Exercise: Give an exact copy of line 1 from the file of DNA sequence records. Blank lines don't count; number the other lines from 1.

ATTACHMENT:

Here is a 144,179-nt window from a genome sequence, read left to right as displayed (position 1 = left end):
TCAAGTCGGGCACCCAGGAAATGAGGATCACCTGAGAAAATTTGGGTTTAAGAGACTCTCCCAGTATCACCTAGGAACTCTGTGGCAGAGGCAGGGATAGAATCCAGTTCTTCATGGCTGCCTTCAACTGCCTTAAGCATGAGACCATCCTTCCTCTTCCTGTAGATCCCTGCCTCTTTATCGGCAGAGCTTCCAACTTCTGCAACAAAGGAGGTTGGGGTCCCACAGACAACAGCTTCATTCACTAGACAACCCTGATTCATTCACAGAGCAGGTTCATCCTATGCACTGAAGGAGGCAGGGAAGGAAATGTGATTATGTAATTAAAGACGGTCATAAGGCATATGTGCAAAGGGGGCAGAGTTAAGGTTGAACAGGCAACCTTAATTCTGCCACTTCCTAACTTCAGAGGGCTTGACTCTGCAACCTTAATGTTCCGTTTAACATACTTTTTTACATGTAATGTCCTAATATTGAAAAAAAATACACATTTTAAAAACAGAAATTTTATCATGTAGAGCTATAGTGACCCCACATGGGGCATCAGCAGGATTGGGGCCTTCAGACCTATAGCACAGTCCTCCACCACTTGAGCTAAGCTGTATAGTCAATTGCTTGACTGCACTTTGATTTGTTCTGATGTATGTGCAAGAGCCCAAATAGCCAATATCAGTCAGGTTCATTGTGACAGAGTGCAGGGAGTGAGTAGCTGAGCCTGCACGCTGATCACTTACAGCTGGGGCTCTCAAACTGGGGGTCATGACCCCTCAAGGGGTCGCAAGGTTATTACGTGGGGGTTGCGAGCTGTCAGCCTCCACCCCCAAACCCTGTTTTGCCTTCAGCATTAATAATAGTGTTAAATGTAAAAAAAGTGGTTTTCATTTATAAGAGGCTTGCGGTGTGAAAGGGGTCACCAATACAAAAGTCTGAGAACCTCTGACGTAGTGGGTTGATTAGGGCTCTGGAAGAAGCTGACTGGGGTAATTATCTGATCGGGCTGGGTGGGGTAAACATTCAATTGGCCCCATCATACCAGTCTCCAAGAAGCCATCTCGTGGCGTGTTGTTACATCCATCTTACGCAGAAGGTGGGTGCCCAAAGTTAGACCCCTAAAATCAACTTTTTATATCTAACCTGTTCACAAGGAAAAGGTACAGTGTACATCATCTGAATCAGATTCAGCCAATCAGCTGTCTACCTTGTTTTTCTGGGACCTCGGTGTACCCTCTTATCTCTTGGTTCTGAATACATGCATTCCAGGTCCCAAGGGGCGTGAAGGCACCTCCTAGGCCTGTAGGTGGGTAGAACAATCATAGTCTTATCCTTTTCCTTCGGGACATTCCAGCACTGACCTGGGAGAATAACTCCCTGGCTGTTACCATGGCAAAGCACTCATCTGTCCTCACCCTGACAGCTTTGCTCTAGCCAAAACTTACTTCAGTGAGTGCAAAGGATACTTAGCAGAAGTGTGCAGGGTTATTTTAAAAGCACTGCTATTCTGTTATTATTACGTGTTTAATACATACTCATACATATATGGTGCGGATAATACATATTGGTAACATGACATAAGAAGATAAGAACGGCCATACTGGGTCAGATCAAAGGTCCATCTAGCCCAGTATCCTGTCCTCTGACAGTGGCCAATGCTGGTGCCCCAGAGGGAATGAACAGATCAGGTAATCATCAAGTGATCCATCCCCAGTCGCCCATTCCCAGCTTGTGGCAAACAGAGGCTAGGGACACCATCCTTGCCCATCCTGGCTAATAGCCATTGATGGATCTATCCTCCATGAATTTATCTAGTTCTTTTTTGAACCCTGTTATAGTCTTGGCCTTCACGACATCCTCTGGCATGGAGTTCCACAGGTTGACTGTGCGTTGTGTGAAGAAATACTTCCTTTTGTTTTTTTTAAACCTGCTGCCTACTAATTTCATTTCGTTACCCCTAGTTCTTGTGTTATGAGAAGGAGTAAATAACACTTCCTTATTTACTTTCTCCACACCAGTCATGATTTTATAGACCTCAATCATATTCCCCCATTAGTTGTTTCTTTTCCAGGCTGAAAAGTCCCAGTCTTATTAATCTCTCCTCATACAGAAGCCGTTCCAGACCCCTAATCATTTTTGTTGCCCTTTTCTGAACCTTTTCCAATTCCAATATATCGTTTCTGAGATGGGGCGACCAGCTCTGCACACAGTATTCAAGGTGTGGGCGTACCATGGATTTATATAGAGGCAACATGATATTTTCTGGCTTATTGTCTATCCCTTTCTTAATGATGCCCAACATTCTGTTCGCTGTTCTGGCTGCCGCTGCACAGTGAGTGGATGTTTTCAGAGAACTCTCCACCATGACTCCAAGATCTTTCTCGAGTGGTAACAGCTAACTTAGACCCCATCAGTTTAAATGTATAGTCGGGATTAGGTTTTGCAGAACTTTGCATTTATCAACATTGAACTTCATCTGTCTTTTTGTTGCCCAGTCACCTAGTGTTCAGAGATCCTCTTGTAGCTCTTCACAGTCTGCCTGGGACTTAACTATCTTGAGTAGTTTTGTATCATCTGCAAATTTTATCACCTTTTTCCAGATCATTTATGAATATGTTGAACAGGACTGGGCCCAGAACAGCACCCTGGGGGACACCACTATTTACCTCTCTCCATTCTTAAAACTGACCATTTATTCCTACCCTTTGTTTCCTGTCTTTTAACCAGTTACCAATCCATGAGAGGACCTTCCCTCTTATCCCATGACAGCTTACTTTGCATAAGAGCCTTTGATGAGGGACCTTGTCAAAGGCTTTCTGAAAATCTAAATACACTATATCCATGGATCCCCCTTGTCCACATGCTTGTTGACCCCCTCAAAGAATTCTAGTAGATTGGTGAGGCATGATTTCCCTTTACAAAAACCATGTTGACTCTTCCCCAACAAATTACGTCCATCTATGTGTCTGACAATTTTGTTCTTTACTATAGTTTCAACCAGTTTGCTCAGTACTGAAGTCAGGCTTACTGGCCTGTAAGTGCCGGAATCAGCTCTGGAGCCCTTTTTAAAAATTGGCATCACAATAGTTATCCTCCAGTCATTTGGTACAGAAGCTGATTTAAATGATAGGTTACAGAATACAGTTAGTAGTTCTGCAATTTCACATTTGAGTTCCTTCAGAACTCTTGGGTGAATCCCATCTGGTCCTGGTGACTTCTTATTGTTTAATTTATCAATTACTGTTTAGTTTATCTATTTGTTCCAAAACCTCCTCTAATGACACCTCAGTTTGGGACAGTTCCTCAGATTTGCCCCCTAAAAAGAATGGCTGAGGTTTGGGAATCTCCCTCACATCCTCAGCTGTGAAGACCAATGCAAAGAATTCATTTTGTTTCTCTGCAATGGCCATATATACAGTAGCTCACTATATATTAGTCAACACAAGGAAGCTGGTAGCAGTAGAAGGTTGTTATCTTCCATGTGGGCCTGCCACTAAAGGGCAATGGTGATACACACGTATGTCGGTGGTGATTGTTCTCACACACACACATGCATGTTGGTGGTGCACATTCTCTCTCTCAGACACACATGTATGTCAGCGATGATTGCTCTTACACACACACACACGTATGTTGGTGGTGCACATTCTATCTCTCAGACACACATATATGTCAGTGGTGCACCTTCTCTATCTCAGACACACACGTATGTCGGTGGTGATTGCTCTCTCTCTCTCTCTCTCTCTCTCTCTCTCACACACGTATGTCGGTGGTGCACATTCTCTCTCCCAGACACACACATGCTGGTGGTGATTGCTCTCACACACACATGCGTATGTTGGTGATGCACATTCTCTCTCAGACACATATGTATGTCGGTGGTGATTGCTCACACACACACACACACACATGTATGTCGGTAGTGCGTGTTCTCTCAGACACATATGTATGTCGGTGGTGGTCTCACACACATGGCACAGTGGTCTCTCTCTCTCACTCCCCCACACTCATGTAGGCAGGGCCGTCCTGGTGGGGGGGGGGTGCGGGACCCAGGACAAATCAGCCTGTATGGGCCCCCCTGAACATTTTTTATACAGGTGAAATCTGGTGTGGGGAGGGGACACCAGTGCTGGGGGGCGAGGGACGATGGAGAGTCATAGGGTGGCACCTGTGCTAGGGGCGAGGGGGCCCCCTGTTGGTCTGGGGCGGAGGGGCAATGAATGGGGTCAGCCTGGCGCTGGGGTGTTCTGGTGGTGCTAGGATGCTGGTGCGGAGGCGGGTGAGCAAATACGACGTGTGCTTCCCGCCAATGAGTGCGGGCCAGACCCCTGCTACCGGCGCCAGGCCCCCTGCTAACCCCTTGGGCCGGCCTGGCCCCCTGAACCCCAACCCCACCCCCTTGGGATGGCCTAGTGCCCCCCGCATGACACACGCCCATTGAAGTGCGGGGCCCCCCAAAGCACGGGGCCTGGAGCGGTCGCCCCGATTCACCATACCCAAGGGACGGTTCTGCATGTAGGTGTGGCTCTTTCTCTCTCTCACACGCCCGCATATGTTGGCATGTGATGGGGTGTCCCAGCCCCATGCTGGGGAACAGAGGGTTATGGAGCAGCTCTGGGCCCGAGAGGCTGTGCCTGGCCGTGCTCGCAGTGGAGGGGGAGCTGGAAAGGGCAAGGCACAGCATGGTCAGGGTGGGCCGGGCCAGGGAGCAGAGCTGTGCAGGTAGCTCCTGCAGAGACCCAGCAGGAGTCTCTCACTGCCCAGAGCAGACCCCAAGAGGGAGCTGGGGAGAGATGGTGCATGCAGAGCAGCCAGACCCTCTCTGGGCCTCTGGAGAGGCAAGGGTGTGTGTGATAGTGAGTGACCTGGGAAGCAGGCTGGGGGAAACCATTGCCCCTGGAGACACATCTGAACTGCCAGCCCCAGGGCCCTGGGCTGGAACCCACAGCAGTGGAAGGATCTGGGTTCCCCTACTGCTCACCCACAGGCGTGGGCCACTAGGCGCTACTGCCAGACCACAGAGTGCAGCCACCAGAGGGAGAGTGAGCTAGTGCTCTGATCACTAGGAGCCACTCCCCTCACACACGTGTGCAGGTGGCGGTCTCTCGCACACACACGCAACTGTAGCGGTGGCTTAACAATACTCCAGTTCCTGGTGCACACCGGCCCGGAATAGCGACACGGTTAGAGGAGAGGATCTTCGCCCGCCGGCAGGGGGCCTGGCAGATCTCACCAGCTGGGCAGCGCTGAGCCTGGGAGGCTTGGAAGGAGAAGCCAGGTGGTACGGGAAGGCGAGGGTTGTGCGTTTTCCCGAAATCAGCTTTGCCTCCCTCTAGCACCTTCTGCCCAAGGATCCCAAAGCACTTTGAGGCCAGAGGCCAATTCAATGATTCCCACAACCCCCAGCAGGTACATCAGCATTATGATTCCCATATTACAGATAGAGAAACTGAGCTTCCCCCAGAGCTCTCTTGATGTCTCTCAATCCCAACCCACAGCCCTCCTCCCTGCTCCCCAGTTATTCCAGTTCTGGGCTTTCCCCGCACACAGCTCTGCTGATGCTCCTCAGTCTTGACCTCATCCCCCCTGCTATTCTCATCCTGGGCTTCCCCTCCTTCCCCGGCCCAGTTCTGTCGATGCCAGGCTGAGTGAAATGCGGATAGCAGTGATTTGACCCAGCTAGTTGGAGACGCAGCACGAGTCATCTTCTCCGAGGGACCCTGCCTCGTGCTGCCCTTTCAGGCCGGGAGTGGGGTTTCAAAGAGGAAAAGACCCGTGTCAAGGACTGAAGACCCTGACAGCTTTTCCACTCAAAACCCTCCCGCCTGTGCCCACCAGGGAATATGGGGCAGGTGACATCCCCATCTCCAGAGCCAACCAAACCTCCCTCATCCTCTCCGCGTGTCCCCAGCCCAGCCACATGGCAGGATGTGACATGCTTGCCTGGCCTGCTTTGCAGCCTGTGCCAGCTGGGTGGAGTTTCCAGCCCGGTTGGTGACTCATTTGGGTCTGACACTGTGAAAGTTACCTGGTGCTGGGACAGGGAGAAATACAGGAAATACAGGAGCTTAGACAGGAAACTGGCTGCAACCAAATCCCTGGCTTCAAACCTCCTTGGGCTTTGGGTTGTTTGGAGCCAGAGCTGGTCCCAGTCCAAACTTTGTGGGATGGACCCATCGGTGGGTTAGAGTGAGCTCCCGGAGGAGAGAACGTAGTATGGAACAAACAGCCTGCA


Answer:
Here is a 144,179-nt window from a genome sequence, read left to right as displayed (position 1 = left end):